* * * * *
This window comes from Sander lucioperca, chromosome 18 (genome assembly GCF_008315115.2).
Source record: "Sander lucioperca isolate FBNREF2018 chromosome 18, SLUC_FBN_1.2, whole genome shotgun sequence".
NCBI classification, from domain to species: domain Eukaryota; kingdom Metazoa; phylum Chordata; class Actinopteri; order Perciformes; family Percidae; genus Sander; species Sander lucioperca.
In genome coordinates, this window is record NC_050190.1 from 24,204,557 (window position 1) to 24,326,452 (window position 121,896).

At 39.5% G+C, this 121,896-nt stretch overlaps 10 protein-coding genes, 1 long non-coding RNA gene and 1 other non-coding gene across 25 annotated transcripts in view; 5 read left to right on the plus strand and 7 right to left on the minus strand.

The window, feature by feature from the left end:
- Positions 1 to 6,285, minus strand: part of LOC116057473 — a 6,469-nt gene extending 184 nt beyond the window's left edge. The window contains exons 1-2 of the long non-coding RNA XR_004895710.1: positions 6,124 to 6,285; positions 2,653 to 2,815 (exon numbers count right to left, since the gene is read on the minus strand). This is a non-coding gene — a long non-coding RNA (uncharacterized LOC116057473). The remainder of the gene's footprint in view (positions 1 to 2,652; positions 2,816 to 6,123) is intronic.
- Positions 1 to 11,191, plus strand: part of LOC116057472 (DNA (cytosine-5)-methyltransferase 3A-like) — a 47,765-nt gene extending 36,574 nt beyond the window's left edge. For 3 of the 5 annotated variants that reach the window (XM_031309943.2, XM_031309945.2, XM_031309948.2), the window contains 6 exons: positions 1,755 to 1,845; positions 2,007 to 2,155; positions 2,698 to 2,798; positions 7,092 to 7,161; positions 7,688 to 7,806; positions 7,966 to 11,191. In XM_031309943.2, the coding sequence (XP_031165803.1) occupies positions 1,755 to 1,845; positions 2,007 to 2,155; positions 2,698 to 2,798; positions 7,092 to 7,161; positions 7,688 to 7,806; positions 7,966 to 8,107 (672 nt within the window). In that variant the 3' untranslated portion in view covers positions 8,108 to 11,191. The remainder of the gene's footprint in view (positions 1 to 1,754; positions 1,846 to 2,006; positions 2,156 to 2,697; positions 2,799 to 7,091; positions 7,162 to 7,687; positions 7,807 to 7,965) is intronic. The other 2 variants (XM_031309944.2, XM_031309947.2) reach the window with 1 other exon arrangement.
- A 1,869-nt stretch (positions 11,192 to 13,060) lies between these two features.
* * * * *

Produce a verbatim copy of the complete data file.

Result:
This window comes from Sander lucioperca, chromosome 18 (genome assembly GCF_008315115.2).
Source record: "Sander lucioperca isolate FBNREF2018 chromosome 18, SLUC_FBN_1.2, whole genome shotgun sequence".
NCBI classification, from domain to species: domain Eukaryota; kingdom Metazoa; phylum Chordata; class Actinopteri; order Perciformes; family Percidae; genus Sander; species Sander lucioperca.
In genome coordinates, this window is record NC_050190.1 from 24,204,557 (window position 1) to 24,326,452 (window position 121,896).

At 39.5% G+C, this 121,896-nt stretch overlaps 10 protein-coding genes, 1 long non-coding RNA gene and 1 other non-coding gene across 25 annotated transcripts in view; 5 read left to right on the plus strand and 7 right to left on the minus strand.

The window, feature by feature from the left end:
- Positions 1 to 6,285, minus strand: part of LOC116057473 — a 6,469-nt gene extending 184 nt beyond the window's left edge. The window contains exons 1-2 of the long non-coding RNA XR_004895710.1: positions 6,124 to 6,285; positions 2,653 to 2,815 (exon numbers count right to left, since the gene is read on the minus strand). This is a non-coding gene — a long non-coding RNA (uncharacterized LOC116057473). The remainder of the gene's footprint in view (positions 1 to 2,652; positions 2,816 to 6,123) is intronic.
- Positions 1 to 11,191, plus strand: part of LOC116057472 (DNA (cytosine-5)-methyltransferase 3A-like) — a 47,765-nt gene extending 36,574 nt beyond the window's left edge. For 3 of the 5 annotated variants that reach the window (XM_031309943.2, XM_031309945.2, XM_031309948.2), the window contains 6 exons: positions 1,755 to 1,845; positions 2,007 to 2,155; positions 2,698 to 2,798; positions 7,092 to 7,161; positions 7,688 to 7,806; positions 7,966 to 11,191. In XM_031309943.2, the coding sequence (XP_031165803.1) occupies positions 1,755 to 1,845; positions 2,007 to 2,155; positions 2,698 to 2,798; positions 7,092 to 7,161; positions 7,688 to 7,806; positions 7,966 to 8,107 (672 nt within the window). In that variant the 3' untranslated portion in view covers positions 8,108 to 11,191. The remainder of the gene's footprint in view (positions 1 to 1,754; positions 1,846 to 2,006; positions 2,156 to 2,697; positions 2,799 to 7,091; positions 7,162 to 7,687; positions 7,807 to 7,965) is intronic. The other 2 variants (XM_031309944.2, XM_031309947.2) reach the window with 1 other exon arrangement.
- A 1,869-nt stretch (positions 11,192 to 13,060) lies between these two features.